INT: How would you formulate that now? It's interesting, but could you say... you've obviously thought about it since... without necessarily going back to the court case, how would you formulate that thought now?
04:25:11 AA: Oh, I would formulate it in pretty much the same way. I think it's a good formulation that the Soviet Union was not significantly aided in its policies, in its purposes (Overlap) and intentions... Yes.
(Coughing - apologies)
INT: Sorry, you're going to have to start again.
INT: Formulate for me, please, your judgment about the degree to which the Soviet Union was assisted, if you like, technically and in terms of being brought close to victory, or whatever one wants to say, by your actions.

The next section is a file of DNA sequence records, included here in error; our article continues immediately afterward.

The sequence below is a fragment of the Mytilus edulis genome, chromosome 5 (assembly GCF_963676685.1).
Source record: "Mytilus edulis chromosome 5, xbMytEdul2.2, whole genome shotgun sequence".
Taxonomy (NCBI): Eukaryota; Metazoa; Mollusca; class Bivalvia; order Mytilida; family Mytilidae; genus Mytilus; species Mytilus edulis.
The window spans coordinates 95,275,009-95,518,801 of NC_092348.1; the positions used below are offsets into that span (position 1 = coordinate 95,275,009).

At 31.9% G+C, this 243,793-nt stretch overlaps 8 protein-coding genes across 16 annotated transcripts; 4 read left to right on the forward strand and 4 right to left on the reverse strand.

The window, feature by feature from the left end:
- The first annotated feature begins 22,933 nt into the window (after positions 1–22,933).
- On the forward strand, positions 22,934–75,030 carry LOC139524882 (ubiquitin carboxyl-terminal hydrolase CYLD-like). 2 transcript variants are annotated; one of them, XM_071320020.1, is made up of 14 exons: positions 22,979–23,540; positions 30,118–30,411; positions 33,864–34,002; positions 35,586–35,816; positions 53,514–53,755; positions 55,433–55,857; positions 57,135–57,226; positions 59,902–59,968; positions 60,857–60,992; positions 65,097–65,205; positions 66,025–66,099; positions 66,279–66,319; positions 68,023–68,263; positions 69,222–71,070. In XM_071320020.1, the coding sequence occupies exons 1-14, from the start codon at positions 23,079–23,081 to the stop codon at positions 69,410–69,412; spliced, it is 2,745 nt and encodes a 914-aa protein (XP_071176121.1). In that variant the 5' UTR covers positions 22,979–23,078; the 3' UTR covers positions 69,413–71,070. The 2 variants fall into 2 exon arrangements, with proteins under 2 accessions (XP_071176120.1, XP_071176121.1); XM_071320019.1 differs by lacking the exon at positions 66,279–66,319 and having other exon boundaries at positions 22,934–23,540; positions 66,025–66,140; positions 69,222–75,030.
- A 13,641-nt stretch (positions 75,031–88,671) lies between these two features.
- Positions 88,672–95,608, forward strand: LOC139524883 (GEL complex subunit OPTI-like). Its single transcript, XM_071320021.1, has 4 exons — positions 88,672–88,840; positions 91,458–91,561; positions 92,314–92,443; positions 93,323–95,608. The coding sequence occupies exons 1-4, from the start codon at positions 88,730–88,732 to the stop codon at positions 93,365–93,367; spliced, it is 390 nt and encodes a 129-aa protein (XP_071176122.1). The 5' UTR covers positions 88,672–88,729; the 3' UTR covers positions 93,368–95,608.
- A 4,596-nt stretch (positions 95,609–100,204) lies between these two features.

04:26:00 AA: Well, I... well, first of all, the Soviet Union did not achieve victory over the West, so the question is: was my information inadequate to help them to victory, or did it play no particular role in their failure to achieve victory? I mean, these questions are useful in trying to eliminate what effect it did have. In my own view, it certainly helped it helped the counterespionage organs of the Soviet Union in the First Chief Directorate, and then in the Second Chief Directorate, and in the Third Chief Directorate for that matter, too; it helped them to carry out their duties, which is to identify, find and prosecute people who've broken Soviet laws. Certainly it helped them. It certainly helped those counterintelligence specialists in the KGB who wanted to understand how the CIA worked and what the CIA was all about. They found themselves, no doubt, with more information than they could ever possibly use in the short span of time left to them. Some information... you know, leaving the realm of names I did provide quite a lot of short- to middle-level foreign policy and national security policy information, and this is something that of course the press... I mean, names are all that counts... this is something that not only the press, but government debriefers, in debriefing me about these things, have very little interest; no one's interested really in knowing what policies or what... you know, what diplomatic initiatives or arms negotiations might have been compromised by me. These are areas that they have just briefly touched on; nobody's very interested in this. Now, in my own view, this is probably much more important. What uses the Soviets made of it, and then later the Russians, I simply don't have much view of. (Pause) There's another way of looking at it which might be a little odd, which might be to say, much as General Wolf put it to you in the context of Willy Brandt and Ostpolitik: perhaps my information hurt the Soviet Union more than it helped. I have no idea. It was not something I ever discussed with the KGB officers that I was dealing with. I have no idea how this mass of information, starting with the dramatic impact of names, and not really so much the names themselves but the organizations in which those names were embedded... how that shock was really felt and perceived and worked itself out. My guess is, is that the Agency and the SIS probably have a pretty decent idea of that by now from sources since, but I don't have any feel for that. there's no question in my mind, it had to have discredited... the KGB and the GRU tremendously. That is, whatever credit the First Chief Directorate and General Kryuchkov and others might get for at least having revealed this... for having ... no doubt they probably fell into the habit at some point or another - say, recruited me or whatever... get credit for that. But the overall effect had to be a devastating one on the intelligence agencies of the Soviet Union. Out of all of these names... almost all the significant ones were officers of the Soviet army and military intelligence service, and of the Committee for State Security, the sword and shield of the Revolution. Where were the Foreign Ministry guys? Well, we never... Foreign Ministry guys don't become agents. Very interesting question, outside the scope of this program, I think. But Party officials, the Foreign Ministry nerds, they tend not to volunteer to Western intelligence agencies; so this must have been a tremendous institutional shock, and a political shock to the Soviet leadership in 1985. And it's my guess it was probably as harmful, overall, a development to Soviet interests, if we could ever agree on a definition of what those interests were, as it was a help. (Pause) I mean, I've speculated - again it has to be pure speculation - that the impact of my reporting probably helped Gorbachev in his intra-Party struggle to push glasnost and to push these reformist